Types of lenses
When it comes to eyeglasses, there’s one part that often gets overlooked (no pun intended). A lot of thought goes into picking your frames – the colour you’d like, whether or not you want them with a matte finish or wood effect – but what about the actual lenses? Eyeglass lenses are sometimes neglected, and they shouldn’t be.
There are so many options to choose from, from aspheric lenses to polarised. There’s a chance that these words mean nothing to you, so if that’s the case, we’ve explained everything for you here! Read about the many types of optical lenses that are available to you.
Varifocal lenses are great because they correct both short-sightedness and long-sightedness. This works through a divide in the lens: the top half of the lens is optimised for distance viewing while the bottom half is for close-ups. Bifocals are often prescribed for those whose vision has declined in old age.
Varifocal lenses can also use an additional section for those needing help to see other objects that are within a few feet. Trifocals are popular for people who need extra help when driving, reading or using a computer (just a few examples). If there is a ‘Near Add’ or ‘Inter Add’ section on your prescription, then these lenses are for you.
Whereas conventional lenses have a front surface that is spherical (it is curved straight across the surface), aspheric lenses have a surface that slightly changes in curvature from the centre of the lens out to the edge. They’re also thinner than the majority of other lenses, helping to minimise visible lens at the side.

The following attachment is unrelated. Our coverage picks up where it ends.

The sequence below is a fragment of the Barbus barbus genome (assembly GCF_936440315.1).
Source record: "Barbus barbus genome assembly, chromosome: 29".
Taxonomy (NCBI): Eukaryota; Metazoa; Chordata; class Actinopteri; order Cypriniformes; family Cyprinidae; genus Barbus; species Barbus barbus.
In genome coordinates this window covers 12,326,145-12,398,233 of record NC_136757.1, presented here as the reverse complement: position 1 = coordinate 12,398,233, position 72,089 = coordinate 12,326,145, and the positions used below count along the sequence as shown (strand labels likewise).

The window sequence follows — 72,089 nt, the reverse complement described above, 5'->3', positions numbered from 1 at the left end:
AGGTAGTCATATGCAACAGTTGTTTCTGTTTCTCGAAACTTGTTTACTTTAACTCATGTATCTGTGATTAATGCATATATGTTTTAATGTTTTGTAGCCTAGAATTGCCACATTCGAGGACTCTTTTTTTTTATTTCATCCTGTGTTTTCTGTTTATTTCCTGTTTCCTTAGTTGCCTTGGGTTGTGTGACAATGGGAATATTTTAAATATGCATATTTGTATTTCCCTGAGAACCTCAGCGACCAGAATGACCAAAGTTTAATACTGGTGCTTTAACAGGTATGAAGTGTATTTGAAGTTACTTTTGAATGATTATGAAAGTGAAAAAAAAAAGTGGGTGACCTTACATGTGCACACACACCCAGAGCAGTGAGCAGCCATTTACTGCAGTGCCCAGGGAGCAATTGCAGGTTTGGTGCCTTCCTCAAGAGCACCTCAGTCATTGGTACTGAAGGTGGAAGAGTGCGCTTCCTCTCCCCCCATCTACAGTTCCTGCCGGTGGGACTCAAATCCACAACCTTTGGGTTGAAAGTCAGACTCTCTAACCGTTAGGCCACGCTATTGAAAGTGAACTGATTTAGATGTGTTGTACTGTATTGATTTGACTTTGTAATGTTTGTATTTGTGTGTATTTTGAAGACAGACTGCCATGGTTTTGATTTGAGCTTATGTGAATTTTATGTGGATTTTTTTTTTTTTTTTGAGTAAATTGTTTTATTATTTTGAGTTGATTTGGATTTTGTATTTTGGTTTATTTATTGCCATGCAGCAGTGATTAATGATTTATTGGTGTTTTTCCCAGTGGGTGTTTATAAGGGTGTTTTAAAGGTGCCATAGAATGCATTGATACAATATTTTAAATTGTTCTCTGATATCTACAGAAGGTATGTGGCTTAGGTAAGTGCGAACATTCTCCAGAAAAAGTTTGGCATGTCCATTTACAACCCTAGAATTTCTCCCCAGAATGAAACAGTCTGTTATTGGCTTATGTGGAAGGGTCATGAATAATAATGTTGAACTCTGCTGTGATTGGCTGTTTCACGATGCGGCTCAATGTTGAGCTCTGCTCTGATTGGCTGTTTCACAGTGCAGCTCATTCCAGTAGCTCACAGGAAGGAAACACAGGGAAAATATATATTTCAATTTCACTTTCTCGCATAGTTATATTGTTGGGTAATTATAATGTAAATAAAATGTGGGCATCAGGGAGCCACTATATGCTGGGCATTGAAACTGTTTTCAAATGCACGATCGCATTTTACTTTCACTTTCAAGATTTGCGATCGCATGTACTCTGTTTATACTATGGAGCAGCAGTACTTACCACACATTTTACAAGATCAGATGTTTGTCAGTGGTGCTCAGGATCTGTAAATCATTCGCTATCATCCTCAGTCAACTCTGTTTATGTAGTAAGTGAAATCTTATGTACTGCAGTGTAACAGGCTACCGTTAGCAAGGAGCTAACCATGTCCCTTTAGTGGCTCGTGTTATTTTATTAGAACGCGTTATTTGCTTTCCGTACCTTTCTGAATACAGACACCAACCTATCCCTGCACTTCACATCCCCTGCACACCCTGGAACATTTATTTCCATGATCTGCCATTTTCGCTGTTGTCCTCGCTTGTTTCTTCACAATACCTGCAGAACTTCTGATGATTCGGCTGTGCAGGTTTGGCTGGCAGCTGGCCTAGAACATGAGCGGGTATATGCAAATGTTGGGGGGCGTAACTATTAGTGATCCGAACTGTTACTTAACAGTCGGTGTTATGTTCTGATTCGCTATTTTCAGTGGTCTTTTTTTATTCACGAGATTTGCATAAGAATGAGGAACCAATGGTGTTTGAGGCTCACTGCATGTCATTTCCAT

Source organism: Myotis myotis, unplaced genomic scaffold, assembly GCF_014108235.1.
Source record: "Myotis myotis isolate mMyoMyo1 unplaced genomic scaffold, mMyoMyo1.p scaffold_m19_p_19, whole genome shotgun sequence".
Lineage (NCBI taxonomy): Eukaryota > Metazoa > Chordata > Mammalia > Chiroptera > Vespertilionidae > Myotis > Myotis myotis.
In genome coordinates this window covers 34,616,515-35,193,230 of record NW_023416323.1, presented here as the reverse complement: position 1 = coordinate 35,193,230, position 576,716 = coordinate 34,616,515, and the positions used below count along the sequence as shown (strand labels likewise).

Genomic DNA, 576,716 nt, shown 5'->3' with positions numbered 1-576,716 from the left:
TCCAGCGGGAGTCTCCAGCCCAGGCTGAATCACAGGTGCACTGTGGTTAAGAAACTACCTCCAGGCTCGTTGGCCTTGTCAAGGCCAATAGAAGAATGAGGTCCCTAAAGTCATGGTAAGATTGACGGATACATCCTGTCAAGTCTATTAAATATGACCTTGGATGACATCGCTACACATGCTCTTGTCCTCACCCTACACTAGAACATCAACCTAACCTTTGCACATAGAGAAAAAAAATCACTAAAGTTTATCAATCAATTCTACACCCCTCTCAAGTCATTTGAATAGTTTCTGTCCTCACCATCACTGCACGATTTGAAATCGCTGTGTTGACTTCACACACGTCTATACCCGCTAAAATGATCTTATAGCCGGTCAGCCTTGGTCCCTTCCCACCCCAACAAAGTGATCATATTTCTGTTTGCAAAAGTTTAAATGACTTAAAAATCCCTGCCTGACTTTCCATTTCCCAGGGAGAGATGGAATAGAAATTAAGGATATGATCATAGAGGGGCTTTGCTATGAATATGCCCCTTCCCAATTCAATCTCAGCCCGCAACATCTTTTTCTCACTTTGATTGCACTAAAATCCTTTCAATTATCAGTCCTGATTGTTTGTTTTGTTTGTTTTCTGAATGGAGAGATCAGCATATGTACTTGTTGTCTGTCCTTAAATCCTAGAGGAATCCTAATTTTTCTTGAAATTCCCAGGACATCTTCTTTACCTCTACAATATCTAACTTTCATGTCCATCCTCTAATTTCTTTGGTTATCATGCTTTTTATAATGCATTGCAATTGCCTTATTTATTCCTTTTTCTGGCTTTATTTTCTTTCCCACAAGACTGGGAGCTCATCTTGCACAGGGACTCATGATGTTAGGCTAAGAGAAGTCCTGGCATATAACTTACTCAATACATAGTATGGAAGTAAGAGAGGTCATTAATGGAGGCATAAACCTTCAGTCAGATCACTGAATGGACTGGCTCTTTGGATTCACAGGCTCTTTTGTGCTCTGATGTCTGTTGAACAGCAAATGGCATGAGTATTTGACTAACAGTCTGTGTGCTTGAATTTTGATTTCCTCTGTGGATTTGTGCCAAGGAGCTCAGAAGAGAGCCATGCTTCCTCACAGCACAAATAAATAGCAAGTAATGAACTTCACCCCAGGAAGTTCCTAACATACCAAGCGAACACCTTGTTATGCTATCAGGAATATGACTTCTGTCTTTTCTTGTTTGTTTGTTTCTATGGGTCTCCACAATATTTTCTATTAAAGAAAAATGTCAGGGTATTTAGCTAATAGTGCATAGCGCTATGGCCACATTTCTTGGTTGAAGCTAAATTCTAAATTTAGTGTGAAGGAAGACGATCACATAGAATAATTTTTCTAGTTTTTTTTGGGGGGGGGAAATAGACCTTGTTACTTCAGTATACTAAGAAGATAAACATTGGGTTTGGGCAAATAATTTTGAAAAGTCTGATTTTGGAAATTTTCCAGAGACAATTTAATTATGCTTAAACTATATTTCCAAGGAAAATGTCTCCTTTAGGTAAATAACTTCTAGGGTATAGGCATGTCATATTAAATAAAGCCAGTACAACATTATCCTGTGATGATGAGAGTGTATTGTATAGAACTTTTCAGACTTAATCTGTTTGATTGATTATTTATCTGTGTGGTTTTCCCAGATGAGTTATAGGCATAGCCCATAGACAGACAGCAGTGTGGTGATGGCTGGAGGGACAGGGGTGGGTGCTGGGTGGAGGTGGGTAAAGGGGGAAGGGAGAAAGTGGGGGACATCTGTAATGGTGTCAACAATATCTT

If you’ve got a stronger prescription then you should probably look into hi-index lenses.
Hi-index lenses are much lighter and thinner than your average pair of lenses. This means they are more comfortable to wear whilst also minimising the amount of lens visible at the side.
Making sense of your prescription can be easier said than done, so it helps to know which lens will benefit you the most.
When photochromic lenses are exposed to sunlight, the lenses automatically darken. This is a saving grace for anyone who doesn’t like carrying around a separate pair of prescription sunglasses. Indoors, the lenses are clear. Outdoors, they darken! Other terms for photochromic lenses include ‘light-adaptive’ and ‘variable tint’ lenses.
Polarised lenses make images appear sharper by reducing the glare reflected off surfaces and, most importantly, from the sun. These lenses provide 100% protection from glare and UV rays. Polarised lenses block glare, allowing only useful and healthy light to enter the eyes. Whether you’re driving or engaging in extreme sports, polarised lenses are perfect for those who want to minimise glare and protect themselves from eye strain.
Polycarbonate lenses make for some of the most resilient and hard-wearing glasses found on the market. An ideal choice for active children and athletes, these lenses are built to withstand all kinds of treatment. If you’re not that good at taking care of your glasses, consider polycarbonate lenses. One more thing, polycarbonate lenses have built-in UV filters to protect your eyes from sun damage, eye strain and a host of other related eye issues.
Which lenses do you prefer?
When you’re choosing the best lenses for your glasses, think about the conditions in which you’re going to need them and choose accordingly. Are you a long distance driver? Do you tend to devour books late into the night? Both activities strain your eyes.
Read our lenses guide and take a look at what’s available. We have a vast range of men’s prescription glasses as well as women’s prescription glasses – you’ll be spoilt for choice. You can even try before you buy!